With the current shifting opioid use epidemic, driven primarily by illicit fentanyl use, AATOD has “learned that treating such patients is very challenging in order to achieve stability in treatment,” said Mr. Parrino. “This requires a nuanced appreciation of how to treat opioid use disorder, especially when dealing with the combined challenge of methamphetamine/stimulant use.”
And there are great concerns about treatment being viewed as “medication only without the appropriate clinical support,” said Mr. Parrino. “In our judgment, treating opioid use disorder goes well beyond the prescribing of medication,” he said.
And none of this should be a surprise, coming from AATOD, which has steadfastly held to the principle of comprehensive treatment. ““Once again, we have been consistent in promulgating such evidence-based policies from our inception,” said Mr. Parrino.
“The bill Congressman Norcross will introduce in the House, if enacted, hopefully will result in important and long overdue improvements to federal regulations which have not kept up to date with the opioid overdose crisis,” Mr. Lubran told AT Forum. “These regulations, first proposed in 1999 by the Alcohol Drug Abuse and Mental Health Administration (ADAMHA), were drafted in an era when prescription opioid misuse was beginning to be recognized as a serious problem in many areas of the country and long before fentanyl became a household name,” he said. “ADAMHA subsequently was transformed into the Substance Abuse and Mental Health Services Administration (SAMHSA) in 1992.”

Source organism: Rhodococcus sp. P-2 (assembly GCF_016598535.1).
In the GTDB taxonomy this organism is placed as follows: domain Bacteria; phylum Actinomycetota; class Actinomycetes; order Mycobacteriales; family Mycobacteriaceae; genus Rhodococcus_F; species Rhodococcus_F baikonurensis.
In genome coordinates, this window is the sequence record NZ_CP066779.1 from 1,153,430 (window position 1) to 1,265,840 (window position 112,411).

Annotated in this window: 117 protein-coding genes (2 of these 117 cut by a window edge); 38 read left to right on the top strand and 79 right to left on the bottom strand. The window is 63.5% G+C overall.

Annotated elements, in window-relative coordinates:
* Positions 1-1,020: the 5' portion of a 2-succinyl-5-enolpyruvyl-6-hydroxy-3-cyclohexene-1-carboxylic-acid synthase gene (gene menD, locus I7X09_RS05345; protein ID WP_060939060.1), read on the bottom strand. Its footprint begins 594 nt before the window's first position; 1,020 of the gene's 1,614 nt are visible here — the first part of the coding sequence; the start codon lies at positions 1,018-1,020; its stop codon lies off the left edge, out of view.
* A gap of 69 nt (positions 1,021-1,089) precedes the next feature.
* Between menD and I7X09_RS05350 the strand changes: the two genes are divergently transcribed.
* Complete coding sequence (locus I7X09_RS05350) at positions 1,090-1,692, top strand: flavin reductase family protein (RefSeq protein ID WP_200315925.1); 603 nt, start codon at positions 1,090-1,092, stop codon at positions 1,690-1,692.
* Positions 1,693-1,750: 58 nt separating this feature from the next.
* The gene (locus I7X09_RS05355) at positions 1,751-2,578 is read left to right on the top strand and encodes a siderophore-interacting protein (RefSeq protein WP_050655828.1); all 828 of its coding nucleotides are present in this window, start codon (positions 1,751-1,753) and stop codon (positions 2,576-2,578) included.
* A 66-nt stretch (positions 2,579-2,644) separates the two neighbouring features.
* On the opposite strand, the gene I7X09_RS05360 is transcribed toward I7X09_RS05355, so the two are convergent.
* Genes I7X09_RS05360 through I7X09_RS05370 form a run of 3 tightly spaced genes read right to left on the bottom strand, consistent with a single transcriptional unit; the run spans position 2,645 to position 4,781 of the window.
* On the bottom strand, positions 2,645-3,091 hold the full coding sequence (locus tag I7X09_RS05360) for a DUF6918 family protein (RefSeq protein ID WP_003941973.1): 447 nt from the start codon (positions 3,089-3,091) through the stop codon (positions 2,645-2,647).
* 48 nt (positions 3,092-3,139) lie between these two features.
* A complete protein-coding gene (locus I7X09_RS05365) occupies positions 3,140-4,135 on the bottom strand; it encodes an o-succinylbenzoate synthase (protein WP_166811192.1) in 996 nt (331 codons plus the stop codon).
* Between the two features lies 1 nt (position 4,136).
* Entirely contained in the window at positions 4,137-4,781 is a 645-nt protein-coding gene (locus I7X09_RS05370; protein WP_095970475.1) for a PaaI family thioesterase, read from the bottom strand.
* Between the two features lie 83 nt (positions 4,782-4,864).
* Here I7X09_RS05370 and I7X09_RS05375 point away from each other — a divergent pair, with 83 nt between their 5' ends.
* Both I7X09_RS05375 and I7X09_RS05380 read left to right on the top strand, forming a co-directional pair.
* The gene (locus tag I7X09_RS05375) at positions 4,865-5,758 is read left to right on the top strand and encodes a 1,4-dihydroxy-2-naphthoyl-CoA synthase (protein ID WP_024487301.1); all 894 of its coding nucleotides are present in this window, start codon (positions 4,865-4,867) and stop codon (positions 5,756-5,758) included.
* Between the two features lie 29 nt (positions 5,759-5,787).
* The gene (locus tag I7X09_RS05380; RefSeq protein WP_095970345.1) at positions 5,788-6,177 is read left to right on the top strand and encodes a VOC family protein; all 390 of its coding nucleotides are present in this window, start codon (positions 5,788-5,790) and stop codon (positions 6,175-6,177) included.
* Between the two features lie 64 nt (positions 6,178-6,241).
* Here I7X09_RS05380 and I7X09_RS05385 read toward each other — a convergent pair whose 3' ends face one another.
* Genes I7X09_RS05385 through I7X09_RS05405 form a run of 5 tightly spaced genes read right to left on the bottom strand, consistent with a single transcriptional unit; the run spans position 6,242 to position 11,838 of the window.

But Mr. Lubran, like others (not AATOD), is “disappointed that SAMHSA and the Department of Health and Human Services (DHHS) have not shown the leadership demonstrated by Congressman Norcross, along with the organizations cited as supporting the bill, in reducing regulatory barriers which have been reported out by National Academy of Medicine reports, research studies authored by experts like Dennis McCarty and by patients who have left treatment too soon because of outdated and ineffective rules.”
Once the bill has been released – and on December 20 it had not yet been introduced – we will publish further comments.
Companion legislation is being led in the Senate by Senator Ed Markey (D-MA).
Details of the bill
The Opioid Treatment Access Act would
- Allow certain prescribers to prescribe up to 1-month take-home doses to be dispensed at a pharmacy so that patients can receive methadone for OUD at more accessible locations and allowing states to permit aspects of that care to be conducted via telehealth
- Shorten the timeline for take-home methadone
- Direct SAMHSA to conduct a full study on the impact of the COVID-19 methadone exemptions
- Codify regulations that allow OTPs to operate mobile medication components without separate registration
- Emphasize that states should align their regulation of OTPs in a way that is consistent with the intent of this legislation and breaks-down barriers to care